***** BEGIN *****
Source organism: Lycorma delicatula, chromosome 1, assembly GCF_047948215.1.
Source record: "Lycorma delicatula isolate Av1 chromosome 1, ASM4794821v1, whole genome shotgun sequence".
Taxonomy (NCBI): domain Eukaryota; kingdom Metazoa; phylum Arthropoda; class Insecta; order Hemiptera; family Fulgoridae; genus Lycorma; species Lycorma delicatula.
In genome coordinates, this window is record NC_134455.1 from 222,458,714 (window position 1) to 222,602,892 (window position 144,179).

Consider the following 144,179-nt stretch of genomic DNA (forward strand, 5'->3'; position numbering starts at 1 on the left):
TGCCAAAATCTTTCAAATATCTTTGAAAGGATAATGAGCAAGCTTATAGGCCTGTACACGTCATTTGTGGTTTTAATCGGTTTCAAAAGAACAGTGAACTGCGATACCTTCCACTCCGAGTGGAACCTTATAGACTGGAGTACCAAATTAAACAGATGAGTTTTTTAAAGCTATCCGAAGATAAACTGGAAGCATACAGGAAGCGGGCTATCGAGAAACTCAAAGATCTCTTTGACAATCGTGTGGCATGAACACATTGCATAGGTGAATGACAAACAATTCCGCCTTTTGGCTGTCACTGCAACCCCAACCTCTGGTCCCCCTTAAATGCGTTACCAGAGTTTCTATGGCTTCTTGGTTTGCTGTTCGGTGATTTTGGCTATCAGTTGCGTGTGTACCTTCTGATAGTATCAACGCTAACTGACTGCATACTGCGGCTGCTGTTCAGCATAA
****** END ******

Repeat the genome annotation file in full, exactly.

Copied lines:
Source organism: Lycorma delicatula, chromosome 1, assembly GCF_047948215.1.
Source record: "Lycorma delicatula isolate Av1 chromosome 1, ASM4794821v1, whole genome shotgun sequence".
Taxonomy (NCBI): domain Eukaryota; kingdom Metazoa; phylum Arthropoda; class Insecta; order Hemiptera; family Fulgoridae; genus Lycorma; species Lycorma delicatula.
In genome coordinates, this window is record NC_134455.1 from 222,458,714 (window position 1) to 222,602,892 (window position 144,179).

Consider the following 144,179-nt stretch of genomic DNA (forward strand, 5'->3'; position numbering starts at 1 on the left):
TGCCAAAATCTTTCAAATATCTTTGAAAGGATAATGAGCAAGCTTATAGGCCTGTACACGTCATTTGTGGTTTTAATCGGTTTCAAAAGAACAGTGAACTGCGATACCTTCCACTCCGAGTGGAACCTTATAGACTGGAGTACCAAATTAAACAGATGAGTTTTTTAAAGCTATCCGAAGATAAACTGGAAGCATACAGGAAGCGGGCTATCGAGAAACTCAAAGATCTCTTTGACAATCGTGTGGCATGAACACATTGCATAGGTGAATGACAAACAATTCCGCCTTTTGGCTGTCACTGCAACCCCAACCTCTGGTCCCCCTTAAATGCGTTACCAGAGTTTCTATGGCTTCTTGGTTTGCTGTTCGGTGATTTTGGCTATCAGTTGCGTGTGTACCTTCTGATAGTATCAACGCTAACTGACTGCATACTGCGGCTGCTGTTCAGCATAA